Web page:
Washington rockers Lonely H hit town 

Classic Rock or Not?

Rock radio is in a sorry state. And while bemoaning the homogeneity and limited scope of commercial radio is hardly a bold stance to take, we speak here more of the so-called "classic rock" format than the lost cause that is "modern rock." While modern rock languishes in the dregs of the post-Pearl Jam '90s, classic rock finds itself limited by its own misnomer.

Given the definition of the word classic is something lasting and influential, to limit the format merely to '70s album-oriented rock and the occasional Beatles hit leaves out not only the pre-Beatles legends — when was the last time you heard some Buddy Holly mixed into your Skynyrd and Queen rock block? — but also influential rock acts outside the AOR spectrum — The Clash, Ramones, Velvet Underground, or Brian Eno, anyone?

So one must infer that the classic rock tag has little to do with critical reception, or even a particular music's impact on its era beyond popularity — Boston is still big, right? — and is instead a self-aggrandizing sonic marker placed onto the guitar-centric rock that one might associate with the late-'60s and '70s. This should allow for the inclusion of new artists on classic rock playlists, new artists such as the Washington state quartet The Lonely H (based just outside of Seattle in Port Angeles).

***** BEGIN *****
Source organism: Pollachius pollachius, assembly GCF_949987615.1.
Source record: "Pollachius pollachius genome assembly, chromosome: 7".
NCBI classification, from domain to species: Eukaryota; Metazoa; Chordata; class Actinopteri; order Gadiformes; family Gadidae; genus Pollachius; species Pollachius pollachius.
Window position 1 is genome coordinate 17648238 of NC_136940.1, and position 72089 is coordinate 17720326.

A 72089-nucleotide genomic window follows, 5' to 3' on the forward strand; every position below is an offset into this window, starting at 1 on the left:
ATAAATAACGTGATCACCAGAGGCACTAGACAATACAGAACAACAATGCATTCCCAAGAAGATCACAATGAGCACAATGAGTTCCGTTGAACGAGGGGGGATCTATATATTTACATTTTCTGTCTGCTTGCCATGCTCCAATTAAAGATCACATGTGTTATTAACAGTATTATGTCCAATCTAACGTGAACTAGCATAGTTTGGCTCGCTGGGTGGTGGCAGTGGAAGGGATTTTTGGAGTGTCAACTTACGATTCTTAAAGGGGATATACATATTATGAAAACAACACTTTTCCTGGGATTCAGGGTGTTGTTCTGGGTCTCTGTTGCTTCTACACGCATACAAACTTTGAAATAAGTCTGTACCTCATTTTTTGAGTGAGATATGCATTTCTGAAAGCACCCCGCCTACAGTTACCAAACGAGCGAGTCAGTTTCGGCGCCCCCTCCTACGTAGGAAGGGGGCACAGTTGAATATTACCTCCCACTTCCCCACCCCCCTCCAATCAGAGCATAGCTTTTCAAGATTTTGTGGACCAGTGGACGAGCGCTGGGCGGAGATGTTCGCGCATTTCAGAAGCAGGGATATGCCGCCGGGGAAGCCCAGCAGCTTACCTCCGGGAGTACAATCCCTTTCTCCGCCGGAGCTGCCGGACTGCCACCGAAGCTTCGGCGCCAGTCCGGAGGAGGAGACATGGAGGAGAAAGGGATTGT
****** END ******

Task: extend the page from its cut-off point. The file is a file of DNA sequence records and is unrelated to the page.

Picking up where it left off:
While the band's members are barely old enough to buy beer, in sound and appearance, the band might as well have arrived from a hermetically-sealed jar dated 1976. The foursome's uniform of long hair and flared jeans matches perfectly the crunchy riffs and harmonic guitar solos that fuel its music. This year's Concrete Class (The Control Group), the band's third effort, plays at times like The Eagles, all smooth and hooky, and at times like Molly Hatchet or Thin Lizzy. And one wouldn't be remiss hearing splinters of T. Rex, Black Sabbath, and Neil Young in The Lonely H's songs. But this blend of influences proves to be a synthesis, giving the band a feeling less like a tribute act, and more like a period revival.

Even so, you'll never hear this band on your classic rock station. For no matter how closely singer/keyboardist Mark Fredson, guitarist Eric Whitman, drummer Ben Eyestone, and bassist Johnny Whitman would fit in a playlist between The Marshall Tucker Band and The Doobie Brothers, they're cursed by youth — which is sublimely ironic in the youth-worshipping annals of rock 'n' roll. But that's the paradox of the classic rock format. It's not sure if it's a critical designation or a genre. And for the time being, it fails at both.

That said, fans of this so-called classic rock sound will likely find more than plenty to love in The Lonely H, and it's a shame the radio is neglecting to make the introduction.

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